I love the "Misery". If they write a comment and it will, at random, appear broken - or if the site says that it wasn't saved because of unknown error. Well that might make them give up. –  Tomáš Zato May 20 at 21:46
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You could block the IP Address. I know sites like Slashdot will block your IP if you are trying to do a DOS attack. That is more extreme and won't stop them from trying from another location or computer but it will slow them down.

Also, you can give a user a cookie with a GUID in it and if you ban that user completely from your site you could make it so it looks for the GUID and blocks them based on that.

The only other way to truly do it is by getting their MAC Address which I do not believe is possible on the internet without a thick client.

Again, none of these methods are foolproof but there is no way to really know who is visiting your site.

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Mac address can be changed. And it's not very complicated, especially under linux. –  Tomáš Zato May 20 at 21:49
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In addition to artlung's list:

Banning IPs directly has the problem that it's easy to work around and that you lose the information from the IP address. Better let them register and after they post nuke their account so that they don't really know that you caught them over the IP or set them on silent mode that they think the can post but other won't see their posts.

Especially in Europe a lot of people are on dynamic IP addresses and you would have to ban the whole IP range of their provider to effectively ban them.

There are a few signs that a user might share two accounts and are therefore sock puppets. Moderators can use them when they have the suspicion that someone registered but the process could also be automated.

Does the IP belong to the same city? Does the header of the browser suggest the same browser and screen-size? Does the EMail address look like a real EMail address? What happens when you Google the part before the domain name? What happens when you search in facebook for an account of that email address?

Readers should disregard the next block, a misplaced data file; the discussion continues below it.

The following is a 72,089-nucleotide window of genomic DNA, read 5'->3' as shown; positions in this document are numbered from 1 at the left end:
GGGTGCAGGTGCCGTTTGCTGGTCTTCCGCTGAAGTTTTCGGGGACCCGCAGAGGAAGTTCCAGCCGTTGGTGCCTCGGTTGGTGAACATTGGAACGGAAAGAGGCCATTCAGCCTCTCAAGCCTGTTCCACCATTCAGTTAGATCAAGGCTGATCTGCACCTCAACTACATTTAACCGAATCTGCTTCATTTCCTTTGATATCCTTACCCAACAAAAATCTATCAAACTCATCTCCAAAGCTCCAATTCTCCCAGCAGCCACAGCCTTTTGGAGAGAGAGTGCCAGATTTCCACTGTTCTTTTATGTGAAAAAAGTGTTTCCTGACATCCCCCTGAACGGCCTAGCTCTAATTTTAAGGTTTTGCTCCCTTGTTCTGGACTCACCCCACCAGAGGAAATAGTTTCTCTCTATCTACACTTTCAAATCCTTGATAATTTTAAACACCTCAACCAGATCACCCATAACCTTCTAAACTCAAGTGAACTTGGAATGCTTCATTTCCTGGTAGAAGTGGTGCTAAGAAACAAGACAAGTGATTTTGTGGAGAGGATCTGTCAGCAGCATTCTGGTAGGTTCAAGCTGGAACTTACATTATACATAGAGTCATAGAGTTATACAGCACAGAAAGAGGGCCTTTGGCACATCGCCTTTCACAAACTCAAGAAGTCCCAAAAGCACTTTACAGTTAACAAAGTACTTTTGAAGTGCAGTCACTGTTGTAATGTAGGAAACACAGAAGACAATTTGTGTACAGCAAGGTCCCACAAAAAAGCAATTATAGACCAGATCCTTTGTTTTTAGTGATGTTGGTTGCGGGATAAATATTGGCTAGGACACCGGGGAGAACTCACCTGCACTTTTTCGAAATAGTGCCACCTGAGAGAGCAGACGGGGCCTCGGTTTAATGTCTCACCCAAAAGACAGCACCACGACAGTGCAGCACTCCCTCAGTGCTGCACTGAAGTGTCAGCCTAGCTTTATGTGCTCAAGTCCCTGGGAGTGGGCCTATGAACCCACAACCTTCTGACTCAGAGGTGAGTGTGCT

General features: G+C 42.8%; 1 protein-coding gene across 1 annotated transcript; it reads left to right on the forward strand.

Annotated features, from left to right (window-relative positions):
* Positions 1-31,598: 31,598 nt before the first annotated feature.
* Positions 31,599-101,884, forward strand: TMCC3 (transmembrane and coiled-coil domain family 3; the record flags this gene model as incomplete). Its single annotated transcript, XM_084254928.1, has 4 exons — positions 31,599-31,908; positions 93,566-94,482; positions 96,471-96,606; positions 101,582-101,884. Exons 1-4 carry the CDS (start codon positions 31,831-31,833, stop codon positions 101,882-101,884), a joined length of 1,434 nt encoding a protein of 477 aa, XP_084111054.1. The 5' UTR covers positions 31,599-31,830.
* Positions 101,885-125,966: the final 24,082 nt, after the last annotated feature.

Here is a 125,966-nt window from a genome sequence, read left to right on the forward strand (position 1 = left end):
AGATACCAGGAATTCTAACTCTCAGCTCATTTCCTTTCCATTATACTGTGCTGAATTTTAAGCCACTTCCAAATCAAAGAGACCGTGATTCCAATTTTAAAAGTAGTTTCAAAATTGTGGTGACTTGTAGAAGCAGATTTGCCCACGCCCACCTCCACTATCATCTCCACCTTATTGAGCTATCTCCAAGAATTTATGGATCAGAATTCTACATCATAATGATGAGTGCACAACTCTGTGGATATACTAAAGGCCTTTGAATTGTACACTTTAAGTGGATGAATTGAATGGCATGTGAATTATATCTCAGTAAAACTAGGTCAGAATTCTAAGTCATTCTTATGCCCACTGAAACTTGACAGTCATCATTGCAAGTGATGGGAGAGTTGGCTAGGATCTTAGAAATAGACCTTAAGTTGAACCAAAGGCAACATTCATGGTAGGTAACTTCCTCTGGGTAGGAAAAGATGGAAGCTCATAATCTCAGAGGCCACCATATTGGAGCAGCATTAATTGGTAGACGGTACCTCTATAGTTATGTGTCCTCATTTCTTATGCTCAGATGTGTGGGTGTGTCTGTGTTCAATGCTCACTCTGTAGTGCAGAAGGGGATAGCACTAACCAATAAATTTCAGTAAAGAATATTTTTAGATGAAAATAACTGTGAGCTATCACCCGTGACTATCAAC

Anti-aliasing on the web by Jasmine Novak et al is a paper that suggests that their automated algorithm archives a 90% accuracy for identifying sock puppets based on their habits of word choice and text formatting.

Having cookies that identify users can catch some users.

Authentication through sending an SMS.

Making a website invite only can help. If someone invites a person and that person get banned they can get a warning as well. Demonoid would be an example of a large website that uses the principle.

In Germany the new password that will be introduced will have a feature to authenticate users to websites and therefore provide real sock puppet protection. Unfortunately that's no international standard and therefore not much use.

Citizendium requires an official email address from a workplace or an university to register. That system works well at preventing sock puppets but it also seems to impede registration. Requiring a healthy facebook account might be one alternative that could also work to expand the kind of authentication that Citizendium uses.

Wikipedia bans access from Tor and Anonymous proxies. If you don't have the resources to implement such a system yourself googling for an IP address can often tell you if the IP address is an open proxy and therefore landed in some spam sandbox.

If you have banned proxies and a user really produces real problems and is persistent you might have to think about going to the police. Defamation is a crime in a lot of countries. I hard from someone who moderates a local social network in Germany who got a court to forbid a certain user to visit the website because the user sexually harassed girls on the website.

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Adding an invisible flash applet to your login page and using it to store a Flash cookie (95%+ browsers able to do so, much lesser known than regular cookies, much harder for most users to clear) on the user's machine would be a more persistent way of tracking and banning a user. See this StackExchange question that explores the subject:

http://stackoverflow.com/questions/483678/javascript-bridge-to-flash-to-store-so-cookies-within-flash